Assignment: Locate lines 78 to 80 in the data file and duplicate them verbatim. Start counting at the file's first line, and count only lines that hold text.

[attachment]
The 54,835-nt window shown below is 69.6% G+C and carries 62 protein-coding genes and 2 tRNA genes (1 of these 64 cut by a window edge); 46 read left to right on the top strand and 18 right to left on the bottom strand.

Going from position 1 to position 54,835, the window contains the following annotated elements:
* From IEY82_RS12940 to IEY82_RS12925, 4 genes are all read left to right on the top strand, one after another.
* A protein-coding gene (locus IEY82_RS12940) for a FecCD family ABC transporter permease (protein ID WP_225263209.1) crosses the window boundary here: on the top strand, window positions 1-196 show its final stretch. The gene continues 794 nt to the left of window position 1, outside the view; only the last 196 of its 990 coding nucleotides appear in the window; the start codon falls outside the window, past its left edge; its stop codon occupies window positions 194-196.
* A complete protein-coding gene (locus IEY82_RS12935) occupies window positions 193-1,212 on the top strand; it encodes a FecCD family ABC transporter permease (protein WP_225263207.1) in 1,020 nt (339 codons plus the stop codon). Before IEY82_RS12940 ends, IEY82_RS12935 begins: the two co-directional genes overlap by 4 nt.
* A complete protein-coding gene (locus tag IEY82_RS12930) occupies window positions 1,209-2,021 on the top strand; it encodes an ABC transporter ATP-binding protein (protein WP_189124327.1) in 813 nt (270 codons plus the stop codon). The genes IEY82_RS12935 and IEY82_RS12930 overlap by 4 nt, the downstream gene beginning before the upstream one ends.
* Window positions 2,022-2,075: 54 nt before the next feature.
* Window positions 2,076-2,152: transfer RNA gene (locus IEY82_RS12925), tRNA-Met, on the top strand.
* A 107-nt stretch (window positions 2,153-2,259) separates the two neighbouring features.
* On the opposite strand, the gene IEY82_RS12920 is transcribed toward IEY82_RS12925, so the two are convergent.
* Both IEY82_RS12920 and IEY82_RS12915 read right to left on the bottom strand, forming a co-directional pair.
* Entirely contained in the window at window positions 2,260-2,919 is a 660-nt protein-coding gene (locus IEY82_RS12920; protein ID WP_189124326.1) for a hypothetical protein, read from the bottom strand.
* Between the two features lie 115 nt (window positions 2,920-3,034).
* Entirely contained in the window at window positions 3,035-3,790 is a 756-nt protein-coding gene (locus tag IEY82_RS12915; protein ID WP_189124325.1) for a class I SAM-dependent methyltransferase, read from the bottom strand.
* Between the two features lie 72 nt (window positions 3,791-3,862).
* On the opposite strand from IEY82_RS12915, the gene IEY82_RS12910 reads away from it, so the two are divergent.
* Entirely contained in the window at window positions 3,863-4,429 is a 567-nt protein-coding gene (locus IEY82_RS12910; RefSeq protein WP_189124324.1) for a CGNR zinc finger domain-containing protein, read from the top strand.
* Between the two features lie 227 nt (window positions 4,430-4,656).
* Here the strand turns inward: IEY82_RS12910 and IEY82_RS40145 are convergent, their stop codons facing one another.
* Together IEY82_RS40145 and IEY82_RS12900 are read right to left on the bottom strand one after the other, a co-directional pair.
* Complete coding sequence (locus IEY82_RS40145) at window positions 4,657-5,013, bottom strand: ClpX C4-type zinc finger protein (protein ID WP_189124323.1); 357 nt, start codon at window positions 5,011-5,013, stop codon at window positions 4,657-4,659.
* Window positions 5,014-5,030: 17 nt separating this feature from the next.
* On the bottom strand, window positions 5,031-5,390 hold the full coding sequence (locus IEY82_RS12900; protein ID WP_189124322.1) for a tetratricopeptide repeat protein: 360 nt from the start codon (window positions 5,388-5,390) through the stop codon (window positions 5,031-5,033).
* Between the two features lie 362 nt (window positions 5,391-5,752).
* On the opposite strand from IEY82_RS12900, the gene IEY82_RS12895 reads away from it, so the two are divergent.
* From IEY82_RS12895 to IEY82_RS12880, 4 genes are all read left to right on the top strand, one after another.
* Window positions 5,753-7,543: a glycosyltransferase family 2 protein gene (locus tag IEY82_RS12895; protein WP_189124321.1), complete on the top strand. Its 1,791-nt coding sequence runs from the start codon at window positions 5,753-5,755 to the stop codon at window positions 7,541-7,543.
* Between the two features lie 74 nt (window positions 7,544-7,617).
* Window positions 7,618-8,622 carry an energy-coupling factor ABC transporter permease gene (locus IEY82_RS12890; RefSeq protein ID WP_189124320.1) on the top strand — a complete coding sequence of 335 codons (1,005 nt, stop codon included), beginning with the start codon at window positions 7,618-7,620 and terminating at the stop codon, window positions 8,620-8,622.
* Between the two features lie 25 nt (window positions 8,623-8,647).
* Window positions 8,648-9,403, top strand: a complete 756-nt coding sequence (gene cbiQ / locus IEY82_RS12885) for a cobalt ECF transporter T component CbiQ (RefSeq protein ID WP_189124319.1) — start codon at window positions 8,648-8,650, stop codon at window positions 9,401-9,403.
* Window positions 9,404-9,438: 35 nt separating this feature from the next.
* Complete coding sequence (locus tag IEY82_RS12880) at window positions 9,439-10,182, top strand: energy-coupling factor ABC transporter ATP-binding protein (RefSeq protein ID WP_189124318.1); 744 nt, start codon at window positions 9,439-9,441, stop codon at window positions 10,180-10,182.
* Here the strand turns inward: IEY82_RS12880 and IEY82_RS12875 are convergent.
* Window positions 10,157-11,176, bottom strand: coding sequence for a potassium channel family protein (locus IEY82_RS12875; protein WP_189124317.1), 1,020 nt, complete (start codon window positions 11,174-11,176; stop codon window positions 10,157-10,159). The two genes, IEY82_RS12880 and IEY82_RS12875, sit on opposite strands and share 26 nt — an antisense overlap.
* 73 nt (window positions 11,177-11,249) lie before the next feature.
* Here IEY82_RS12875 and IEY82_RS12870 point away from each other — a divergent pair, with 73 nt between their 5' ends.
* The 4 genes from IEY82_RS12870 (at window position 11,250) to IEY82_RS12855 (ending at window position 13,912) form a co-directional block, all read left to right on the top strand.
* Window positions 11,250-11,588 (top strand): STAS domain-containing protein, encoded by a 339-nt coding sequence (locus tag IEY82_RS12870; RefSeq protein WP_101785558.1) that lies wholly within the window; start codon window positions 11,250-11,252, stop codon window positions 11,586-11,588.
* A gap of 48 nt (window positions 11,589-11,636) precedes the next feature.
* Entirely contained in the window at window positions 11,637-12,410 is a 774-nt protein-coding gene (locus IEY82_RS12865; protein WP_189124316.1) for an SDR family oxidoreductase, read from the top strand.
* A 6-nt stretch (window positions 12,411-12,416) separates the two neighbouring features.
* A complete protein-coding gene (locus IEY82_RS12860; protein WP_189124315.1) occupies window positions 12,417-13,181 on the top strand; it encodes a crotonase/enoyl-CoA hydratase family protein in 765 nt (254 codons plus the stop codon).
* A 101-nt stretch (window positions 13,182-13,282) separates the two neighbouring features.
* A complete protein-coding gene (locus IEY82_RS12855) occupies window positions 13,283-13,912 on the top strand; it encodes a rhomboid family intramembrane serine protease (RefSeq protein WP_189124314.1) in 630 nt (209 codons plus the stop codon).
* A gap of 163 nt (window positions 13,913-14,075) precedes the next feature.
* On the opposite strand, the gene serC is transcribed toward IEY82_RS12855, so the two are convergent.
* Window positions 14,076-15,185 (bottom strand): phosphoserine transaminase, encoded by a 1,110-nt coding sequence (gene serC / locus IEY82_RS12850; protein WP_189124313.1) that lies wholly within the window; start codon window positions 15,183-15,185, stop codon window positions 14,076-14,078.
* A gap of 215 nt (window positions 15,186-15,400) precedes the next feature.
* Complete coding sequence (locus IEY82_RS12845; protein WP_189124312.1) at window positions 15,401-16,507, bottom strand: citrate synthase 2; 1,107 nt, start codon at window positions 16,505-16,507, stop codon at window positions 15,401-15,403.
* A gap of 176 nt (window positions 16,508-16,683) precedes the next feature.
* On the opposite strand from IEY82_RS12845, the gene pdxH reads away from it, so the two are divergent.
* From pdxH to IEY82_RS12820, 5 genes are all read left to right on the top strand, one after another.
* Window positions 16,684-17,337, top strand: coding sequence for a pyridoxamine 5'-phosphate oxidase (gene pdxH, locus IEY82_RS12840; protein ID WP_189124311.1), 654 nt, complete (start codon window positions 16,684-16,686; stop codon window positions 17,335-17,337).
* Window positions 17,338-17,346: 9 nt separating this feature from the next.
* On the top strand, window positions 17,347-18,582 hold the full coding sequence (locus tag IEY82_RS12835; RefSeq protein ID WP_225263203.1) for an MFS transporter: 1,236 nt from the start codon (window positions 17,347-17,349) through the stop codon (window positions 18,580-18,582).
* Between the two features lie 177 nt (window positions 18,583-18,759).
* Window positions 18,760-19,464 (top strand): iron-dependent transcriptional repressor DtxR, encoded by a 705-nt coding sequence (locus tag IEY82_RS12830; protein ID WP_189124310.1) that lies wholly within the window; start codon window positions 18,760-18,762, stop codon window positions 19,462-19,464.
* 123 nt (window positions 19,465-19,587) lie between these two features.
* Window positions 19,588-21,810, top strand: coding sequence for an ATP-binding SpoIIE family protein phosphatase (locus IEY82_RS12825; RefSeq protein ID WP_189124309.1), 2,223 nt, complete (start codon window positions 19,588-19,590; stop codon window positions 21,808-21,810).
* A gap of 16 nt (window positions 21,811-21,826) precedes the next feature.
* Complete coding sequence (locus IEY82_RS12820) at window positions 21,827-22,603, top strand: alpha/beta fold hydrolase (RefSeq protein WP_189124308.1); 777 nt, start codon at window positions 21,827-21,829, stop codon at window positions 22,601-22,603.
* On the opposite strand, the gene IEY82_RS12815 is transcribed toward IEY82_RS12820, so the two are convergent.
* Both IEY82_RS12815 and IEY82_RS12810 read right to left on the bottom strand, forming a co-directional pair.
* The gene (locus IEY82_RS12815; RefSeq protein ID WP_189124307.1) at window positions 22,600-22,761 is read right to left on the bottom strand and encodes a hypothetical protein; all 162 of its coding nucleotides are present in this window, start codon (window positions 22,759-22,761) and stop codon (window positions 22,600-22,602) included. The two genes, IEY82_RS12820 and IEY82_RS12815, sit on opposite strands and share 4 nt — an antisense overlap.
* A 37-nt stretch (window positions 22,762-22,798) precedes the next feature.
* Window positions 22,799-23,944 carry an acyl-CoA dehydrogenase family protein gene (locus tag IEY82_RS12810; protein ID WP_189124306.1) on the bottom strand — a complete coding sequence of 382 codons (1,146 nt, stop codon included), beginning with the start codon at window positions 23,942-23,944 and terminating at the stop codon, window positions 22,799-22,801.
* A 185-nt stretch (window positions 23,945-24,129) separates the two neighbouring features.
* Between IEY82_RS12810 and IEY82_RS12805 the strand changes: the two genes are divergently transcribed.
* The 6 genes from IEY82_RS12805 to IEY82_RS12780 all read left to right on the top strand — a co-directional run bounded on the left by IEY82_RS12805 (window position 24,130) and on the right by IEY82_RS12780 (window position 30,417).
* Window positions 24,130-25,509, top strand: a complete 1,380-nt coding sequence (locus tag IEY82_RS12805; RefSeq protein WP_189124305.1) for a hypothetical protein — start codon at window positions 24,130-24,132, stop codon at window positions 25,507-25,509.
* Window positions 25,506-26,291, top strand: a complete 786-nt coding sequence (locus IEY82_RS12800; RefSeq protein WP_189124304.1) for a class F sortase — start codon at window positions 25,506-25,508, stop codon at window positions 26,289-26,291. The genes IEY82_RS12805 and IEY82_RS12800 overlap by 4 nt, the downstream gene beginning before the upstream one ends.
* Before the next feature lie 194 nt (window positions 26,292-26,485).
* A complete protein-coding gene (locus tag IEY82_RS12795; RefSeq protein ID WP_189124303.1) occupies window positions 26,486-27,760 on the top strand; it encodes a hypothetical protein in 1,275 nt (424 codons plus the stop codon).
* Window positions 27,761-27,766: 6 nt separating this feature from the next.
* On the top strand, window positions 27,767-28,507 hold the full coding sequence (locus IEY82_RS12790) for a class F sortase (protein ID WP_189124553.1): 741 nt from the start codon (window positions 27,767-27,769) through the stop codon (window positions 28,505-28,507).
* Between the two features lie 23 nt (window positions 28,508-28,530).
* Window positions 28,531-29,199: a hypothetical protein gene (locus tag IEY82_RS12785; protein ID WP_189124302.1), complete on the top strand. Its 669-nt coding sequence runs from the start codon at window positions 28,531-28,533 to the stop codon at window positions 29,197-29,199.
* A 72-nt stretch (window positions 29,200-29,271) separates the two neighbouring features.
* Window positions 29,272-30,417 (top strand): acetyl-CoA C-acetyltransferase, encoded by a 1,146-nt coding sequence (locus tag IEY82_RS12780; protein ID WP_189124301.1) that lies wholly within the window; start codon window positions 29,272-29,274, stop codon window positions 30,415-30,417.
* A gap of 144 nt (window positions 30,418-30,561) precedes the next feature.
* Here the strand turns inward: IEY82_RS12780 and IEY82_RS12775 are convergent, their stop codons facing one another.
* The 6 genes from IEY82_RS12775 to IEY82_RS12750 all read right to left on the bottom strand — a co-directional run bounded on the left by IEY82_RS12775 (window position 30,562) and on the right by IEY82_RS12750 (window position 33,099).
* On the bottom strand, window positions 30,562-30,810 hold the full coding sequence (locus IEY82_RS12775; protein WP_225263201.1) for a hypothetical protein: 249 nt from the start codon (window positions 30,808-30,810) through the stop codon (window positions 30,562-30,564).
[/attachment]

* Window positions 28,531-29,199: a hypothetical protein gene (locus tag IEY82_RS12785; protein ID WP_189124302.1), complete on the top strand. Its 669-nt coding sequence runs from the start codon at window positions 28,531-28,533 to the stop codon at window positions 29,197-29,199.
* A 72-nt stretch (window positions 29,200-29,271) separates the two neighbouring features.
* Window positions 29,272-30,417 (top strand): acetyl-CoA C-acetyltransferase, encoded by a 1,146-nt coding sequence (locus tag IEY82_RS12780; protein ID WP_189124301.1) that lies wholly within the window; start codon window positions 29,272-29,274, stop codon window positions 30,415-30,417.